Contrary to skeptics and nihilists, it’s self-evident that our senses directly connect us, not to an unknowable abyss, but to a solid reality that we can understand by means of reason and transform to suit our needs. People used to live in caves and drink disease-ridden water from stagnant pools. Today, we live in homes with electricity, heating, and air conditioning; clean water flows from the faucet at the turn of a knob; supermarkets provide countless fruits, vegetables, meats, and other foods cheaply and in abundance; department stores provide clothing, furnishings, and all manner of goods that enhance our lives; Amazon Prime delivers practically anything to your front door in a day or two; doctors eradicate disease after diseases; airliners fly us from continent to continent in a matter of hours; tech giants produce face-reading phones, apps that enhance our lives in myriad ways, and hot air balloons that provide cell coverage to the most remote islands. And on and on.
But never mind all that. According to Ishiguro and the Swedish Academy, our sense of connection to the world is illusory. There’s an abyss between us and reality. We may as well give up.
Sixty years ago today, Ayn Rand unmasked such literary nihilism in her masterpiece, Atlas Shrugged. “The literature of the past,” declares Ishiguro’s kindred spirit, Balph Eubank, “was a shallow fraud.”
“It whitewashed life in order to please the money tycoons whom it served. Morality, free will, achievement, happy endings, and man as some sort of heroic being—all that stuff is laughable to us. Our age has given depth to literature for the first time, by exposing the real essence of life.”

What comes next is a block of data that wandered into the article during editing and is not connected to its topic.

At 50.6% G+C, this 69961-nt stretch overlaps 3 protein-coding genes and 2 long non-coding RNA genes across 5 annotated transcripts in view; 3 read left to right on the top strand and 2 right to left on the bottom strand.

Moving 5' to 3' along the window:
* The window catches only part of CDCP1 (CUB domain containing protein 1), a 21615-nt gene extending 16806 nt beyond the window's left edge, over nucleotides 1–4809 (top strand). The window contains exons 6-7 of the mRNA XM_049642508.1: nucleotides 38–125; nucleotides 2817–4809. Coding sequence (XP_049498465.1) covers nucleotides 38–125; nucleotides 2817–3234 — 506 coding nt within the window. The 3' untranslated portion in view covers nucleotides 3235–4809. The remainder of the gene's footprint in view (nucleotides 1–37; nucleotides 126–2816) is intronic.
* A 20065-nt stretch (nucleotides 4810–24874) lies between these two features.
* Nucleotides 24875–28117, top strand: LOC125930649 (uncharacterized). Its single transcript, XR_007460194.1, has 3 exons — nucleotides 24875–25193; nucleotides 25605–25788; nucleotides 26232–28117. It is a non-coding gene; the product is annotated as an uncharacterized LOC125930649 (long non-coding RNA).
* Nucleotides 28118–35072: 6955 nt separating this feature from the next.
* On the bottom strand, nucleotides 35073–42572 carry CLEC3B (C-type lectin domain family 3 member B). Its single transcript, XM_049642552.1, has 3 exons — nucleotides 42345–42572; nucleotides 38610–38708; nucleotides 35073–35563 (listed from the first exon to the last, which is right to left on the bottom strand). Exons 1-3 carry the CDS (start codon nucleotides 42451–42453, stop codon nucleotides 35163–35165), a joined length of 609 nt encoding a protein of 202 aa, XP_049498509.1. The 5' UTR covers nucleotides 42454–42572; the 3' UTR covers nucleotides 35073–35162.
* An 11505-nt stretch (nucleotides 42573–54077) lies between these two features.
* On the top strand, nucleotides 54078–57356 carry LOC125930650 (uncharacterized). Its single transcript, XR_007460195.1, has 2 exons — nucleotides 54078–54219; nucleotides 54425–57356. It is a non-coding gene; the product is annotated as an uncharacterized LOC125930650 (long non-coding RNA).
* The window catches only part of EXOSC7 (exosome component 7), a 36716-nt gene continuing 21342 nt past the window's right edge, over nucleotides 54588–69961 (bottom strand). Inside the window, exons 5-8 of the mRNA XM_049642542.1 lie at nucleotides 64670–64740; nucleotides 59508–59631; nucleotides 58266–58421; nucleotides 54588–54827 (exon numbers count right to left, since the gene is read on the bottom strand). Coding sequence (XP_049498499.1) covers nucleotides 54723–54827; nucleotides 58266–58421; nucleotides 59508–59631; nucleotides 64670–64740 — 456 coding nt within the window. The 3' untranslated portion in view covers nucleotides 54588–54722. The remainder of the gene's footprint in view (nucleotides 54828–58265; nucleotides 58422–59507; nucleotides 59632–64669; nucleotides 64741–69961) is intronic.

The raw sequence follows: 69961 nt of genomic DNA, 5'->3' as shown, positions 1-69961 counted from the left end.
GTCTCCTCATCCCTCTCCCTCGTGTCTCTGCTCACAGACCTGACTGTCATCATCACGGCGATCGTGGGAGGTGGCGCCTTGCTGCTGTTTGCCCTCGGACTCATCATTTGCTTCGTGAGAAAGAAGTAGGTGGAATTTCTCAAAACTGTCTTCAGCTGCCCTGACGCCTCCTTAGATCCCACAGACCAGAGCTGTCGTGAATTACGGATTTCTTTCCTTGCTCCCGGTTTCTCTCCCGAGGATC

A very young girl in a white evening gown asked timidly, “What is the real essence of life, Mr. Eubank?”
“Suffering,” said Balph Eubank. “Defeat and suffering.”
“But . . . but why? People are happy . . . sometimes . . . aren’t they?”
“That is a delusion of those whose emotions are superficial.”
Another villain in Atlas, Dr. Pritchett, speaks to the philosophic roots of this nonsense:
“You suffer from the popular delusion of believing that things can be understood. You do not grasp the fact that the universe is a solid contradiction.”
“A contradiction of what?” asked the matron.
“How . . . how’s that?”
“My dear madam, the duty of thinkers is not to explain, but to demonstrate that nothing can be explained.”3
It appears that Dr. Pritchett “uncovered the abyss beneath our illusory sense of connection with the world,” several decades before Ishiguro did.
Atlas Shrugged blows the lid off this nihilistic muck and exposes its impotence.
If you want to enjoy novels that genuinely deserve praise for their great emotional force, read (or re-read) Rand’s Atlas Shrugged and The Fountainhead, which illustrate how man’s senses and his reasoning mind connect him to the world and enable him to transform the raw materials of nature into values that enable him to flourish.
An Atlas Shrugged reading group, called The Atlas Project, was recently launched—and it’s not too late to join in. The project is hosted by Gregory Salmieri, editor of Blackwell’s A Companion to Ayn Rand, and Ben Bayer, a fellow at the Ayn Rand Institute. For more information and to join the discussion, visit The Atlas Project’s Facebook group here.